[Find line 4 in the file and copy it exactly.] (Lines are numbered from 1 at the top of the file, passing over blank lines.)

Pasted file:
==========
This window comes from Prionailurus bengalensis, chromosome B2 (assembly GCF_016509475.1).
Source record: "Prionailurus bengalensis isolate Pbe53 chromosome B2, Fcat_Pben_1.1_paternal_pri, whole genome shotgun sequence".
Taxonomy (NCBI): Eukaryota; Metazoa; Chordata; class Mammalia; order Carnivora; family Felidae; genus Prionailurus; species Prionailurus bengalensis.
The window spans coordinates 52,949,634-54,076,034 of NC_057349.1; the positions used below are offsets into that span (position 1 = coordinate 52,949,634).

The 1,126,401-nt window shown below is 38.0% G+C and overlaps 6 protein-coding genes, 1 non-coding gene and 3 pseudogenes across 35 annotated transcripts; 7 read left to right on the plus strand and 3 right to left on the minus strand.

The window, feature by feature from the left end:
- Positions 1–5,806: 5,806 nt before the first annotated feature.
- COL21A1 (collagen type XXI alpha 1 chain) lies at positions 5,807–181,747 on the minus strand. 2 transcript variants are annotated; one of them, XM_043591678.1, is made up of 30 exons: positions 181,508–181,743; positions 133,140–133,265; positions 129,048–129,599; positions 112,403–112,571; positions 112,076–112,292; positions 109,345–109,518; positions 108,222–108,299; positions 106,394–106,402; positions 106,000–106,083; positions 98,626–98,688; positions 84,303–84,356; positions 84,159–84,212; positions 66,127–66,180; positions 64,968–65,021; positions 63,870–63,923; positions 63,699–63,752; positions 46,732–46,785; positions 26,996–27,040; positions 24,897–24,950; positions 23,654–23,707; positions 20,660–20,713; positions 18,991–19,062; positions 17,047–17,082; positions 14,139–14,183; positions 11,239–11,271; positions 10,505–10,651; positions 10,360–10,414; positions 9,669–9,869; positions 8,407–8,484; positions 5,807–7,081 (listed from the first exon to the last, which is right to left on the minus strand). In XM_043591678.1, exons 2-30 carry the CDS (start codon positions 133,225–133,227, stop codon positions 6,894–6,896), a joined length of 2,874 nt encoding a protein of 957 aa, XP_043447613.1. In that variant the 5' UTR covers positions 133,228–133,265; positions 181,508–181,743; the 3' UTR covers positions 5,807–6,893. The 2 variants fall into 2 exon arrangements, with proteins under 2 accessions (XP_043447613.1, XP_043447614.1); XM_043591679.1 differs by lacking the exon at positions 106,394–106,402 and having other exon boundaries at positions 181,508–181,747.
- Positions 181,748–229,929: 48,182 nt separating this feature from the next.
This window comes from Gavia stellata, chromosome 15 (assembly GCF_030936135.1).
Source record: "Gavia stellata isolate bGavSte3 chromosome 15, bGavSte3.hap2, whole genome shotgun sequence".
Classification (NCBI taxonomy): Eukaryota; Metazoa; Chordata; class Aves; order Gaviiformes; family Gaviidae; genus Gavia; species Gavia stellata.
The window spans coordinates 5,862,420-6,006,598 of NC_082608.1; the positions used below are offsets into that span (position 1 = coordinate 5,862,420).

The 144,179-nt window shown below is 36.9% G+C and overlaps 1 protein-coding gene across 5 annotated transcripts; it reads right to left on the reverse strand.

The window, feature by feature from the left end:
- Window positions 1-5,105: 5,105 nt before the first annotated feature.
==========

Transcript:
The window spans coordinates 52,949,634-54,076,034 of NC_057349.1; the positions used below are offsets into that span (position 1 = coordinate 52,949,634).